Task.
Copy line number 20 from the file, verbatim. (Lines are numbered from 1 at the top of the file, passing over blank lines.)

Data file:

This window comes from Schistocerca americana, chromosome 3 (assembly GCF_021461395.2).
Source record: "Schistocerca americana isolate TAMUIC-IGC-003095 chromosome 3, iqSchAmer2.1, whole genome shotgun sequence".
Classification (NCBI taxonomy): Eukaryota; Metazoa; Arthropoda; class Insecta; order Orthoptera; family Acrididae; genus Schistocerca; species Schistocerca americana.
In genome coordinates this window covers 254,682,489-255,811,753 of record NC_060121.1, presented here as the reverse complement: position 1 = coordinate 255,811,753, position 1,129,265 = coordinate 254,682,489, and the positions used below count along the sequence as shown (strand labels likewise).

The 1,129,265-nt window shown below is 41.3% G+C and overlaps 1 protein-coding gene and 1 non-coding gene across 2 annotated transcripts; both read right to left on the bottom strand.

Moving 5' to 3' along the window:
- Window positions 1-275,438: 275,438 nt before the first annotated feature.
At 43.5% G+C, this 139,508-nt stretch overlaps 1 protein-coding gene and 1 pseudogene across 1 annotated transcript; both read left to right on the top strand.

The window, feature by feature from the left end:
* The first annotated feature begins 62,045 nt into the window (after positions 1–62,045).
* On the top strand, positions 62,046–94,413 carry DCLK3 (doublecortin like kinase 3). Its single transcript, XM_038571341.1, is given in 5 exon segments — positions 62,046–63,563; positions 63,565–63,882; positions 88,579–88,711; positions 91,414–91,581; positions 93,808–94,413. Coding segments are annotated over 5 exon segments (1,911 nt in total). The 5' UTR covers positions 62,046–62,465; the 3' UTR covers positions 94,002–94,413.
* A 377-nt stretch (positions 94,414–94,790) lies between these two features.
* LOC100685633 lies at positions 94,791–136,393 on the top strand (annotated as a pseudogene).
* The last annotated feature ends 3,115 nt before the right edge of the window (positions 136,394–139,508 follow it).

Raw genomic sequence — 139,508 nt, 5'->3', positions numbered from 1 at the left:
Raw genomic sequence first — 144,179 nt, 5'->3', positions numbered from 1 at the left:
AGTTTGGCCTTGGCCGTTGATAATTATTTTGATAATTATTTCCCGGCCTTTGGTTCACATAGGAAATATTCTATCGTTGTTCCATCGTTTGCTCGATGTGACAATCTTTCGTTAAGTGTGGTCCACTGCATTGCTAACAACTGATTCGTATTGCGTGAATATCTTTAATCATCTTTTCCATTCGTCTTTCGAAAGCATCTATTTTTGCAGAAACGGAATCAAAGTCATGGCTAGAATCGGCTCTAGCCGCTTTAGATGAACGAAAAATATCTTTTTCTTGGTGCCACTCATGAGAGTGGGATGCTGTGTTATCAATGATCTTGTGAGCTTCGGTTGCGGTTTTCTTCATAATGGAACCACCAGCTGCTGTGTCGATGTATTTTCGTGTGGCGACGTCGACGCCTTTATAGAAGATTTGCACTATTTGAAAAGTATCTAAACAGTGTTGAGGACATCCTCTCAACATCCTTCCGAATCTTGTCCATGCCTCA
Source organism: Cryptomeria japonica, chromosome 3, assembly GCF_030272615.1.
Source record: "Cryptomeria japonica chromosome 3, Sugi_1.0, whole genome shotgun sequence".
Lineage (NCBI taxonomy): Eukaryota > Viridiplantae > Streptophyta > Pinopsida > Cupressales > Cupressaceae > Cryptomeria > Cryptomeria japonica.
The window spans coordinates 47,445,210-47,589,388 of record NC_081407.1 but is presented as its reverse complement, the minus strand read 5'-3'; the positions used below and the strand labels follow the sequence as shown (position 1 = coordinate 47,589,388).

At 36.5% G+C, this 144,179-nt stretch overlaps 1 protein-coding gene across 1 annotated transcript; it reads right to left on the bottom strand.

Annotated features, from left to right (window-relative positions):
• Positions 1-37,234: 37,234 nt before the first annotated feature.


Lineage (NCBI taxonomy): Eukaryota > Viridiplantae > Streptophyta > Pinopsida > Cupressales > Cupressaceae > Cryptomeria > Cryptomeria japonica.